By Kara Sutton
Bachelor of Arts in English, Honors College
“Nobody can tell you what you can and cannot do.”
“Don’t let anyone look down on you because you are young.” (1 Timothy 4:12)
As college students, we are often fueled by thoughts like these. Whenever we feel down, the world tells us the remedy is to build up our ego. However, I believe the world is infiltrating the church and the Christian community with such thoughts as well. The go-to is always self-confidence, and this is even attempted to be backed up biblically as you can see in the above statements.
But the problem with this ego-boosting is that it is just as unstable as ego-deflation. The reality of our pride is that it can come and go with a brief conversation or even a flippant comment. Our egos are fragile, and no amount of self-confidence will ever change that.
Humanity has been struggling with this constant inflation and deflation of self for centuries. In fact, Paul addresses it in his first letter to the Corinthian church. He says, “But with me it is a very small thing that I should be judged by you or by any human court. In fact, I do not even judge myself” (1 Corinthians 4:4). Essentially, Paul is telling the Corinthians that he no longer uses the same measuring stick as he did before. His ego is not constantly on the verge of being destroyed.
When we merit ourselves based off of our own or other’s judgment, we will never fully be secure. Christians have already been judged, as Paul explains further on in his letter, by God Himself, and that means that nobody else’s opinion matters.
The implications for this alternate verdict are twofold. First, when we are tempted to be downcast because of low self-esteem, we are encouraged to completely detach what we think our identity is and what our identity truly is. If you are in Christ, the two are not connected at all.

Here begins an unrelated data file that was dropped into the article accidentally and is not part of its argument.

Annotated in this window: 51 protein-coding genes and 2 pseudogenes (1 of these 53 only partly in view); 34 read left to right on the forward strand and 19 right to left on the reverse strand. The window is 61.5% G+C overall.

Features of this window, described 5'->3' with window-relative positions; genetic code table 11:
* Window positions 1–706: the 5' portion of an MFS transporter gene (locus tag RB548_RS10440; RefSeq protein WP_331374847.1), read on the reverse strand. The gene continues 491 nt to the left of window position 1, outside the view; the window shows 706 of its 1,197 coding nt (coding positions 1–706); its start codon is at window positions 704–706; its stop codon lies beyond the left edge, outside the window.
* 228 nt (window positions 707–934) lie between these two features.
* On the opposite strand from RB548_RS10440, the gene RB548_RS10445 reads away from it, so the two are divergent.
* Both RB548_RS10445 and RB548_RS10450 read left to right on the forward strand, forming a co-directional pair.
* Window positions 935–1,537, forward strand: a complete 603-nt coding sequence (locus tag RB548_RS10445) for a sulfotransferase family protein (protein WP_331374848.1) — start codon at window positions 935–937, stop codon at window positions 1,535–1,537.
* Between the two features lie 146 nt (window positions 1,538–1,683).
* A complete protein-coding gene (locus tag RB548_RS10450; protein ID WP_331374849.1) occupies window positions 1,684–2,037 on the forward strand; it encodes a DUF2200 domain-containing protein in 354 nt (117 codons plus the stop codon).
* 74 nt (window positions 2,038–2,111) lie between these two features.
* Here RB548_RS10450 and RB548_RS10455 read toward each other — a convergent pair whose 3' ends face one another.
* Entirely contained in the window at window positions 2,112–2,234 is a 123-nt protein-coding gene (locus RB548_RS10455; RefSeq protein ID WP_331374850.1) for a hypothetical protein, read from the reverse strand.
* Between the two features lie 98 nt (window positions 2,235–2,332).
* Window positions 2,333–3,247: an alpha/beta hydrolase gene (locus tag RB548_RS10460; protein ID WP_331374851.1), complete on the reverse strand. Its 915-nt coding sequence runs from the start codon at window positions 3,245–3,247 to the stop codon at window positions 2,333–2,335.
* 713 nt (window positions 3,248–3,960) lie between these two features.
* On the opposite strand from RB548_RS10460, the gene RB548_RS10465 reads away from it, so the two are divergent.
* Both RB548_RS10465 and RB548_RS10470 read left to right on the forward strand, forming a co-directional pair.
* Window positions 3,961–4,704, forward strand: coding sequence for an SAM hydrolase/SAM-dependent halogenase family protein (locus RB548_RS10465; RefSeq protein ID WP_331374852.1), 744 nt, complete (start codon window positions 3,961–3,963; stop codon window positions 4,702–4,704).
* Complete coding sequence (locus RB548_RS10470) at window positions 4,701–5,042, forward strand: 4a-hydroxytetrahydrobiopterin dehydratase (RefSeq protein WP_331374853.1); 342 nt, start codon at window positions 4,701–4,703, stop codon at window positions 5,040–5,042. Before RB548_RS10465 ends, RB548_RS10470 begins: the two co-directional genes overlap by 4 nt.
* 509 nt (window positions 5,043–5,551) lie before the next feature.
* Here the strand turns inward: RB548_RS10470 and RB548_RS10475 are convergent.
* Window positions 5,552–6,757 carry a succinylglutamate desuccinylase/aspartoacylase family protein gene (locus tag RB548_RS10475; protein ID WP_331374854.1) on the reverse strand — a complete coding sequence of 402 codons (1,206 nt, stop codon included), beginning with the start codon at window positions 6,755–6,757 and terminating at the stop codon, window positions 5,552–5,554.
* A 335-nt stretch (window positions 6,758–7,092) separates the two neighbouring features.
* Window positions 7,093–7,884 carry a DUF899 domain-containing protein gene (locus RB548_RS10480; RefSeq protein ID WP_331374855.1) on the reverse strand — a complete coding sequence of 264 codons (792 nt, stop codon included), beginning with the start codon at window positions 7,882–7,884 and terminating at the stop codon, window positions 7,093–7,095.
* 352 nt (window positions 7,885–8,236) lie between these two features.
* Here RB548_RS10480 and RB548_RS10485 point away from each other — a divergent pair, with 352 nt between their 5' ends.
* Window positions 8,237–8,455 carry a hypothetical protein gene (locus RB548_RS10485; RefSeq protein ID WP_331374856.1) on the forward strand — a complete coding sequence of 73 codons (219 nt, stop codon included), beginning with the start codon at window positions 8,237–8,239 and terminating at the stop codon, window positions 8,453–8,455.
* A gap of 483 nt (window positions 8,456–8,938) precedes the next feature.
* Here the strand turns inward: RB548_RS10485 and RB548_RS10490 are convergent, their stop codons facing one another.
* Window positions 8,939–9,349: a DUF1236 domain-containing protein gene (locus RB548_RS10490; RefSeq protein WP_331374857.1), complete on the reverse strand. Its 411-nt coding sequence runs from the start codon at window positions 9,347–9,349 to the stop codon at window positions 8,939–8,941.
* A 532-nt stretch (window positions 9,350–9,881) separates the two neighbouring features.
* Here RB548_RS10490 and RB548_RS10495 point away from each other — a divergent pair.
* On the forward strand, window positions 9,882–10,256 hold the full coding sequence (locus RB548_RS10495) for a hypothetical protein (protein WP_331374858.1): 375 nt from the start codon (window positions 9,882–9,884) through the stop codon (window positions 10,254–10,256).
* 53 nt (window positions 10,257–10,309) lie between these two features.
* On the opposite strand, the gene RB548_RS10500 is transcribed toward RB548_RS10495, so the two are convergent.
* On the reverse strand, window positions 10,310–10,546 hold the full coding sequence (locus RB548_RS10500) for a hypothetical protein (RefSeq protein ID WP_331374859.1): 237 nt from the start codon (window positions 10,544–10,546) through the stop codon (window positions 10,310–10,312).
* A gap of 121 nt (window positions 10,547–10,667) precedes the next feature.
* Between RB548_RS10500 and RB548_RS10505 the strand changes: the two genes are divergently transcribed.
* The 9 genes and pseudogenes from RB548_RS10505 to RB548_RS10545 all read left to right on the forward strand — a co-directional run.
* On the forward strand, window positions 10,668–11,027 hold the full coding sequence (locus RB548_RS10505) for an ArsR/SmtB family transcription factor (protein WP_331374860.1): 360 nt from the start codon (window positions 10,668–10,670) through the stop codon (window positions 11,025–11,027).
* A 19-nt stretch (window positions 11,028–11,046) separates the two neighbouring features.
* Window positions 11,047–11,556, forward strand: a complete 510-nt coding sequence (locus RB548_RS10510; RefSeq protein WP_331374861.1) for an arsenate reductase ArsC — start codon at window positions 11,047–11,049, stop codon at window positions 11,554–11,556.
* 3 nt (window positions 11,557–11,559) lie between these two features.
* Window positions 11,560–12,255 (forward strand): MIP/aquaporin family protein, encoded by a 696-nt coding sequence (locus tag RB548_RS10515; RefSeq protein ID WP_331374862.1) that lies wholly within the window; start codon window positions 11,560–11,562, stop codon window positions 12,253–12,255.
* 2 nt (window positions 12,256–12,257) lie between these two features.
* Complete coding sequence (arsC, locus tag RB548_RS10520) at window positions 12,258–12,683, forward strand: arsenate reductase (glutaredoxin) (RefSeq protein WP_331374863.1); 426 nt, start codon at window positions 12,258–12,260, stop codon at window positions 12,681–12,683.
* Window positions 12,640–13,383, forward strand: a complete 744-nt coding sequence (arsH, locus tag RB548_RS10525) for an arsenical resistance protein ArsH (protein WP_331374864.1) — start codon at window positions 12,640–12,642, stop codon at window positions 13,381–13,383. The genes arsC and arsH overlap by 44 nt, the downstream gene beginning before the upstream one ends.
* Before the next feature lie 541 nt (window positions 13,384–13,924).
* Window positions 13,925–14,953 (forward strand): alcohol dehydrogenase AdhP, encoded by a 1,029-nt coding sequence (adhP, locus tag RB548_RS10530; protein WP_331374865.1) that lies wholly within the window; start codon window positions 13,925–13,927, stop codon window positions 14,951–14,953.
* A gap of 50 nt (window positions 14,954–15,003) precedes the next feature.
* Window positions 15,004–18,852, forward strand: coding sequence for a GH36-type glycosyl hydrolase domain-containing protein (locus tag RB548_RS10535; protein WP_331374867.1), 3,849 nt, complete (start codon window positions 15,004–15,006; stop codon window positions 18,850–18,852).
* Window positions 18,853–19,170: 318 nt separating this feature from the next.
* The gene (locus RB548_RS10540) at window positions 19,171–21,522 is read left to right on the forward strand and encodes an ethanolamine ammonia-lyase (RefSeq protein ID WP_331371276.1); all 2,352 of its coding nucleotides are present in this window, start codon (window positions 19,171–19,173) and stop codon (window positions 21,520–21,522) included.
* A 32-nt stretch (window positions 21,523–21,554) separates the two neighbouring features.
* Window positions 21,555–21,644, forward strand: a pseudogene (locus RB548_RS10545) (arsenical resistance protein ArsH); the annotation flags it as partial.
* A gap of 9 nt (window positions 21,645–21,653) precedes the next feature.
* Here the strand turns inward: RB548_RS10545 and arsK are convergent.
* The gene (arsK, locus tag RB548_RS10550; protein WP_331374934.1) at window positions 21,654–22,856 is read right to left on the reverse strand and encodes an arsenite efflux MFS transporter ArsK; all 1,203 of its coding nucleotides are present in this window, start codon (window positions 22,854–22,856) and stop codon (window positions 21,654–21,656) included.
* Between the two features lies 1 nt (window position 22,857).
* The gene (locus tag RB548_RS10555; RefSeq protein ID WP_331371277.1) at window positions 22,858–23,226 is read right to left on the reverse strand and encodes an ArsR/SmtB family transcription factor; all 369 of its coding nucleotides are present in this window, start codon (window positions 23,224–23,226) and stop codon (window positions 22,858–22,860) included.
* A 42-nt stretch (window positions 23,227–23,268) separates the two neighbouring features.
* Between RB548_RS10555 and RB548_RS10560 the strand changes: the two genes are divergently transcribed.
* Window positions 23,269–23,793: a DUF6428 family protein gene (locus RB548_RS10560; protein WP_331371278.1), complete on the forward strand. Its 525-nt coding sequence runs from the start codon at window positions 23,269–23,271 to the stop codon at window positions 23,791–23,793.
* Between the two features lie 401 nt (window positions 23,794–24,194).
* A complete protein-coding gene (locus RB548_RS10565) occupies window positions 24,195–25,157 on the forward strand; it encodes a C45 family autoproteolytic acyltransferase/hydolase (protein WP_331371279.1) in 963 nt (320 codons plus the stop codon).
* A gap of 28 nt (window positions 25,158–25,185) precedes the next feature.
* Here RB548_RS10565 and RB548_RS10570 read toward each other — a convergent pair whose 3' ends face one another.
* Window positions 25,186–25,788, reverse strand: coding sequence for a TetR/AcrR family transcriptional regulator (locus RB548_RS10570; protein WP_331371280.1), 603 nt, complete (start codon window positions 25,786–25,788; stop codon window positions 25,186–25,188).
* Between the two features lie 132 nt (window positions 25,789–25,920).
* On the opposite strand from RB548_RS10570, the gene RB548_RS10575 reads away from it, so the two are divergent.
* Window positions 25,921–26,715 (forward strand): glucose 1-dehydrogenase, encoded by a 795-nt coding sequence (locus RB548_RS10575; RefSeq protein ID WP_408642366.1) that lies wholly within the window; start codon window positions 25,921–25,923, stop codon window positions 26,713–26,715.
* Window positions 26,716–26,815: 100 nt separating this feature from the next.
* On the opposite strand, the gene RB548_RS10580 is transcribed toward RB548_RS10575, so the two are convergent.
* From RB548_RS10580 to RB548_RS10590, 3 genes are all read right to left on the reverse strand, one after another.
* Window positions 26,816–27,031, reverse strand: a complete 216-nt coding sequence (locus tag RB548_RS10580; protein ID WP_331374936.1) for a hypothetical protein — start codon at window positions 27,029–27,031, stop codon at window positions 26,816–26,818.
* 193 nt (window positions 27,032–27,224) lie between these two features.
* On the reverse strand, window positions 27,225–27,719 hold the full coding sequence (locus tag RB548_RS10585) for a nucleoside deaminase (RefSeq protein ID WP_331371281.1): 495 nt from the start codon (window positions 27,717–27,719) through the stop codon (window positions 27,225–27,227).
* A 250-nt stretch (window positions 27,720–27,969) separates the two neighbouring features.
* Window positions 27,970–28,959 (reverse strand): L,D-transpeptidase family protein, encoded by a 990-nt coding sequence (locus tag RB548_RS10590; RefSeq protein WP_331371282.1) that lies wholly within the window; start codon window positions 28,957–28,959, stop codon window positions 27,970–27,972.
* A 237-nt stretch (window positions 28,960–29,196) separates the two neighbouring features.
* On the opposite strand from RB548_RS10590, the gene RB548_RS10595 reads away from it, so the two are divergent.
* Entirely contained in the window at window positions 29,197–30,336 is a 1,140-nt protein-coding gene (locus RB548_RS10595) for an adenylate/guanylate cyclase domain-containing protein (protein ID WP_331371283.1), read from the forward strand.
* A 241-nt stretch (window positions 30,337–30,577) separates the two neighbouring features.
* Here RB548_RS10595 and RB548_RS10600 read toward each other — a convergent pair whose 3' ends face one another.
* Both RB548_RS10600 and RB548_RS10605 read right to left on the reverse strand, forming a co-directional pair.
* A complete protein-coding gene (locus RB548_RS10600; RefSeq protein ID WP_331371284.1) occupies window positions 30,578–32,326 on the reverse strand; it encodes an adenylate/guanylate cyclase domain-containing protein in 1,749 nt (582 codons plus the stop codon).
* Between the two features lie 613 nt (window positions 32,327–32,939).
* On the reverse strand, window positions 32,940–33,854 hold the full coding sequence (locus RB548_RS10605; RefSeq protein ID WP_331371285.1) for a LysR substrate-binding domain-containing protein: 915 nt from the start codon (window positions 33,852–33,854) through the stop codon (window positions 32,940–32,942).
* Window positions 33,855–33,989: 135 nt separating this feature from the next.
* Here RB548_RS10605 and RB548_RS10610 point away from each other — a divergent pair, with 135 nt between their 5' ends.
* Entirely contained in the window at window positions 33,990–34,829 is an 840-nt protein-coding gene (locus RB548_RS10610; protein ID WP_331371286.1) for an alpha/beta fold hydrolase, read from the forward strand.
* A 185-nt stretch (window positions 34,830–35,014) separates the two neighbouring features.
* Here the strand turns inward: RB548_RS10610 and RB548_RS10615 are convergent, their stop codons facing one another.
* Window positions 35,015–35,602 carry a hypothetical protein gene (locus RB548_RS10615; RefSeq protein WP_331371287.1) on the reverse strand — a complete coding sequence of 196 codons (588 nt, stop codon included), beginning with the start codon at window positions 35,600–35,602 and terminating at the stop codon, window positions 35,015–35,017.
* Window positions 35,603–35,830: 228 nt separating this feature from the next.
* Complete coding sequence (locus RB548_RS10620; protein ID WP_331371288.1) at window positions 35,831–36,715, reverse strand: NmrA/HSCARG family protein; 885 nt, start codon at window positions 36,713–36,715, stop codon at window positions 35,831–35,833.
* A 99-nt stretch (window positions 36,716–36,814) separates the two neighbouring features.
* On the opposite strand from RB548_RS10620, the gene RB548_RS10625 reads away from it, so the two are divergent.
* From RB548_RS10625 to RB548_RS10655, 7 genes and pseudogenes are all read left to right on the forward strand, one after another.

Second, when we are on top of the world because of high self-confidence, we realize that this is just as fragile as having no self-identity. We will never be completely secure and satisfied unless we place our identity in something steadfast. This means it cannot be connected with anything we have done or will do.
Paul ends with this: “For all things are yours, and you are Christ’s, and Christ is God’s” (1 Corinthians 3:22-23). Let us marvel and rejoice at this truth, and do all we can to remind our fellow brothers and sisters in Christ of where our identity truly is!
At Grand Canyon University, our work on campus and within the community flows from a vibrant faith and concern to honor and emulate Jesus in all we say and do. To learn more about GCU’s Christian identity and heritage, visit our website or request more information using the button at the top of the page.
More about Kara Sutton:
Kara Sutton is a junior at Grand Canyon University majoring in English. She was raised in North Carolina and moved to Phoenix for her first year at GCU. She has constantly been involved in speech and debate activities and she loves to write in her many journals. She also is very interested in other cultures and has traveled multiple times to different areas of Asia. Over her short time in Arizona thus far, Kara has been able to establish strong friendships and hopes to continue those in the years to come. She is hoping to become a journalist or ESL teacher once she graduates.
The views and opinions expressed in this article are those of the author’s and do not necessarily reflect the official policy or position of Grand Canyon University.